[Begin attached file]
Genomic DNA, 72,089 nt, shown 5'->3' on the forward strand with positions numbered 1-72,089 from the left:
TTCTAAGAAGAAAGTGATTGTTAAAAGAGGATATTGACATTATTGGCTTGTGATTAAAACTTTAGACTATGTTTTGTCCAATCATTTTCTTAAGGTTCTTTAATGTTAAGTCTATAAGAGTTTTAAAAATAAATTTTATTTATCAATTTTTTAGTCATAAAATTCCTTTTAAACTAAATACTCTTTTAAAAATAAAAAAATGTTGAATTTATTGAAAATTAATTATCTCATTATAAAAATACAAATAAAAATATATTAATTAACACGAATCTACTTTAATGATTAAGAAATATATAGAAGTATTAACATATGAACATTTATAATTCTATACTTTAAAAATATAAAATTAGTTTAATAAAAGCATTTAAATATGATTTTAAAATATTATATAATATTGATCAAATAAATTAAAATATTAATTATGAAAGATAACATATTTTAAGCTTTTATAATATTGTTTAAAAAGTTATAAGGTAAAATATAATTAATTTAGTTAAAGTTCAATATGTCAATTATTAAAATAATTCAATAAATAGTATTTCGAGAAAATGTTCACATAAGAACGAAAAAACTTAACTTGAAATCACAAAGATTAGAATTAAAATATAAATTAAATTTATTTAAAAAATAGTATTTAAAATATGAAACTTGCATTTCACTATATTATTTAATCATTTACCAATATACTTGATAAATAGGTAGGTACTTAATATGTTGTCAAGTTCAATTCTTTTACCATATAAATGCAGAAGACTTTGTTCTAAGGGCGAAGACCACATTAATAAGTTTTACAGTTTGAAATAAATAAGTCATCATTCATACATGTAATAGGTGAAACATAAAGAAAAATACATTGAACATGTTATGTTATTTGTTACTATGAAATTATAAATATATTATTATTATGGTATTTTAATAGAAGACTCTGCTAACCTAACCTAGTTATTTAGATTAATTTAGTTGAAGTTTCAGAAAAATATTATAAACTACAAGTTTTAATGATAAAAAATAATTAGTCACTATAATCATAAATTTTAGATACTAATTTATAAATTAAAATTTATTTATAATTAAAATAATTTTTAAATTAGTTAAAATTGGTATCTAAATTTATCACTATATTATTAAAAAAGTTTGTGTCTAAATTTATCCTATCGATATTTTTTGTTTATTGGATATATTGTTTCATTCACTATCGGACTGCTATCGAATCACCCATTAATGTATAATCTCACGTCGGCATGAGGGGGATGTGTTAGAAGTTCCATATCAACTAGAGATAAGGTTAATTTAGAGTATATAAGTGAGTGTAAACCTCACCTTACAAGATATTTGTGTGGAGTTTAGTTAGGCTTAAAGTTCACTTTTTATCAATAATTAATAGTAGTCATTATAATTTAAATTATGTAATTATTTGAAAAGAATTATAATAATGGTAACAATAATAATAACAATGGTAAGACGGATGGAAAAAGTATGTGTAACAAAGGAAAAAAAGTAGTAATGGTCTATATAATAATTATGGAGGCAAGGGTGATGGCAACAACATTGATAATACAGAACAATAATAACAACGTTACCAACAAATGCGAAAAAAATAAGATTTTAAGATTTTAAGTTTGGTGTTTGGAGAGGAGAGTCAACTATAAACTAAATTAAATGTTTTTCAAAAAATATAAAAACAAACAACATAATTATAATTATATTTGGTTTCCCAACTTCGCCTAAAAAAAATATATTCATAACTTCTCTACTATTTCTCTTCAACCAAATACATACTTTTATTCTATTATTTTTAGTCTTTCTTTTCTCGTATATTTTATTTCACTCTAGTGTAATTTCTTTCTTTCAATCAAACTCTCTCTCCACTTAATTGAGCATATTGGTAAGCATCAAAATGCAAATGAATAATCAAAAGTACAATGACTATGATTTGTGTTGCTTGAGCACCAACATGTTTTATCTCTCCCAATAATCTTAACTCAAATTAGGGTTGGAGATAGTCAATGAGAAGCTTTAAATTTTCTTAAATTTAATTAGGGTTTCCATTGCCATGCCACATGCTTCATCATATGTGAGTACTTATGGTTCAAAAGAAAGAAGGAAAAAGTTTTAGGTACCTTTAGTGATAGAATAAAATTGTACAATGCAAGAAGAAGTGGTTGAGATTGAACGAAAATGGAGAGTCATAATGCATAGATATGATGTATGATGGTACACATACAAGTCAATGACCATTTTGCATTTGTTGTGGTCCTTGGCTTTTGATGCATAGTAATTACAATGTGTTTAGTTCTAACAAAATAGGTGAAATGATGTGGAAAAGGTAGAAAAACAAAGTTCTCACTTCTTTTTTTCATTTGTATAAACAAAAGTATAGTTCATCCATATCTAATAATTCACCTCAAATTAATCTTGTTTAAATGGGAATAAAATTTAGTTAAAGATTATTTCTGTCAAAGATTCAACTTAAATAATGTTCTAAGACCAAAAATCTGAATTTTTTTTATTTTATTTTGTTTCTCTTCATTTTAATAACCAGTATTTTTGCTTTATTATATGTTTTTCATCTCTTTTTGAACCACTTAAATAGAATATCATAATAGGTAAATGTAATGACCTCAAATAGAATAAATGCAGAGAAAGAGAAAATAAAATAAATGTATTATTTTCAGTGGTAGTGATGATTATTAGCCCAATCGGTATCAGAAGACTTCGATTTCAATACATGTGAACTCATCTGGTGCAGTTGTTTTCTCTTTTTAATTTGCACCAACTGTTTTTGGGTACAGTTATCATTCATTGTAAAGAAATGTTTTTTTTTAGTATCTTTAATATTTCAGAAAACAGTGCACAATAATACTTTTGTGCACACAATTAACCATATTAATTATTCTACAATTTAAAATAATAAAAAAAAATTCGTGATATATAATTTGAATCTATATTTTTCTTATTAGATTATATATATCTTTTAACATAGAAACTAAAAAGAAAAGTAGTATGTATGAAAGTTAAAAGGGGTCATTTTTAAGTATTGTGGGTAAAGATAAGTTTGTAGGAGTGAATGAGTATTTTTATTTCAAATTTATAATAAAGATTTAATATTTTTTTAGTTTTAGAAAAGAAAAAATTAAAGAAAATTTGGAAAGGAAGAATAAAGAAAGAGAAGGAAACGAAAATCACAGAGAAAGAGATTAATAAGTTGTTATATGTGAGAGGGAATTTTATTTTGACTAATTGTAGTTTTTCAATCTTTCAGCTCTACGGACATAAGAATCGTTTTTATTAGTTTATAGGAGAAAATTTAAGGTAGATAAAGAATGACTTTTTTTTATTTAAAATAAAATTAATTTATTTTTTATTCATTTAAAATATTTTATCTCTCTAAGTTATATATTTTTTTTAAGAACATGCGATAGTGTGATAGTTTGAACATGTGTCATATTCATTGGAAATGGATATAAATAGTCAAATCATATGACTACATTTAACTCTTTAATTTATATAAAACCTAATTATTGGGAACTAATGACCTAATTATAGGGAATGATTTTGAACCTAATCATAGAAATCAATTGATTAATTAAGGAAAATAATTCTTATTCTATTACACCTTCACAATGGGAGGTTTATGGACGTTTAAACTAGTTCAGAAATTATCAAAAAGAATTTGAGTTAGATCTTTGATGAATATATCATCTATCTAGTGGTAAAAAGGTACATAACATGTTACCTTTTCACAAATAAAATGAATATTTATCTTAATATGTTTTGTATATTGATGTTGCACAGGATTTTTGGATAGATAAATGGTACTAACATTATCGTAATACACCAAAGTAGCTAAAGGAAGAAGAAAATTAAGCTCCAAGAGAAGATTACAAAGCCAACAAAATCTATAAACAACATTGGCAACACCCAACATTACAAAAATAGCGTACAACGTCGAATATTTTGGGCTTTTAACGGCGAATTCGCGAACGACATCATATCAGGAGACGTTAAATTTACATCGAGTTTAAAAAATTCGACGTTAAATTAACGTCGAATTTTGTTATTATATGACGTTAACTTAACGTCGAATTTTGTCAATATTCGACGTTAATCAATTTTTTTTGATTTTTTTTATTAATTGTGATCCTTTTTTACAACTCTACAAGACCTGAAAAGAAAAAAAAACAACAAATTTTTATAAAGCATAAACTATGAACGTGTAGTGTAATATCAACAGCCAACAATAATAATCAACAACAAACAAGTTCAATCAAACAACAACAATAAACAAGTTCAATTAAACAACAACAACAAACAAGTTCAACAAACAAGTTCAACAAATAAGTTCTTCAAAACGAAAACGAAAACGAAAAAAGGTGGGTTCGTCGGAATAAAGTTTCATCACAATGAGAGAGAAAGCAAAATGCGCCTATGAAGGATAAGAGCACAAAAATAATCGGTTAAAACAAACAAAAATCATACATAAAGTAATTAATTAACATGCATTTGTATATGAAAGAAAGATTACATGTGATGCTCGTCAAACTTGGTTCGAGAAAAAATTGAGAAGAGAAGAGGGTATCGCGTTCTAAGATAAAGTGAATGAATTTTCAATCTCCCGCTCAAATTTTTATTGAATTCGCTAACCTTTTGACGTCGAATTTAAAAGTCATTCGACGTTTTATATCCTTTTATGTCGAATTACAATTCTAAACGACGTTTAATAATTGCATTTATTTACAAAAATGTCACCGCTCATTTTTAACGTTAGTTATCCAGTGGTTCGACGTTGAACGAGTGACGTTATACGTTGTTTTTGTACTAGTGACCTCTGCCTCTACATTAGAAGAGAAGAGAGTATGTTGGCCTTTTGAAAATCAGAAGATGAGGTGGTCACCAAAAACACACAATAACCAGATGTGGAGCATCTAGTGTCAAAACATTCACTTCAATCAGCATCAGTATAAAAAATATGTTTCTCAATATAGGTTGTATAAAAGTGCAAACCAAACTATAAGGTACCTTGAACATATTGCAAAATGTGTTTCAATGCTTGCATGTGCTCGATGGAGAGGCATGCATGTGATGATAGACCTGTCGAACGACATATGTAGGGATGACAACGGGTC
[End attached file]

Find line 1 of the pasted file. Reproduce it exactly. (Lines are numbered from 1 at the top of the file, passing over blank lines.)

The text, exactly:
Genomic DNA, 72,089 nt, shown 5'->3' on the forward strand with positions numbered 1-72,089 from the left: